atresia was in no instance great enough to account for the complete loss of enlarged follicles.
Perhaps in some cases of atresia there may be a secondary obliteration of a previously formed opening.
Sometimes there is a complete closure or atresia of the lower part of the colon.
atresia etiam consequitur vulnera et inflammationes morborum, ut diphtheritis et scarlatina.
"occlusion of a natural passage in the body," 1807, from Modern Latin atresia, from Greek atretos "not perforated," from a-, privative prefix, + tresis "perforation," from PIE *tere- "to rub, turn," with derivatives referring to boring and drilling (see throw (v.)).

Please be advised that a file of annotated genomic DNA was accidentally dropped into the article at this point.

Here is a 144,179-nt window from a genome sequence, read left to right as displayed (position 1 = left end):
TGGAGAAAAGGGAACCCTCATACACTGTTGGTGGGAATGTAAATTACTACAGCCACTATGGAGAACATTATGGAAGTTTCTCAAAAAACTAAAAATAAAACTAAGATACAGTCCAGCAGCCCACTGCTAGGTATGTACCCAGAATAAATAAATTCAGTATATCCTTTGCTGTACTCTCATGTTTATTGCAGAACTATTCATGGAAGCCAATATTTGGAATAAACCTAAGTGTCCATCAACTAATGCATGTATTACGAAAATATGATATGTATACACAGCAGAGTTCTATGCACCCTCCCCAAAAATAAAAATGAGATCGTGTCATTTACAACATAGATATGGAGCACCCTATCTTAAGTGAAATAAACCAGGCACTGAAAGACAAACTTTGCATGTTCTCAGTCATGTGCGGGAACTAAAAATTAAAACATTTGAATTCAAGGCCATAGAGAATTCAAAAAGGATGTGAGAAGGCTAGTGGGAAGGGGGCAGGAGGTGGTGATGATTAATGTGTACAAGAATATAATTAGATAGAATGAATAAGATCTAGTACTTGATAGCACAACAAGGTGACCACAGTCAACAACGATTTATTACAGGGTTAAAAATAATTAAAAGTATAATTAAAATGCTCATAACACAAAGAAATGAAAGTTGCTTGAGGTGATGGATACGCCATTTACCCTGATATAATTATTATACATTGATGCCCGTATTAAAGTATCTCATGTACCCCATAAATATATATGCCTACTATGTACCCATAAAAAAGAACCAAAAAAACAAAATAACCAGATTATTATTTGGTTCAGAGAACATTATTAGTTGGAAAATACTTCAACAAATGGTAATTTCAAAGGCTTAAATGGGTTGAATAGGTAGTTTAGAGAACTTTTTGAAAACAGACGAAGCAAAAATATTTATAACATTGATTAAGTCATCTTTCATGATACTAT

atresia a·tre·sia (ə-trē'zhə, -zhē-ə)
The congenital absence or closure of a normal body orifice or tubular passage such as the anus, intestine, or external ear canal.
The degeneration and resorption of one or more ovarian follicles before maturation.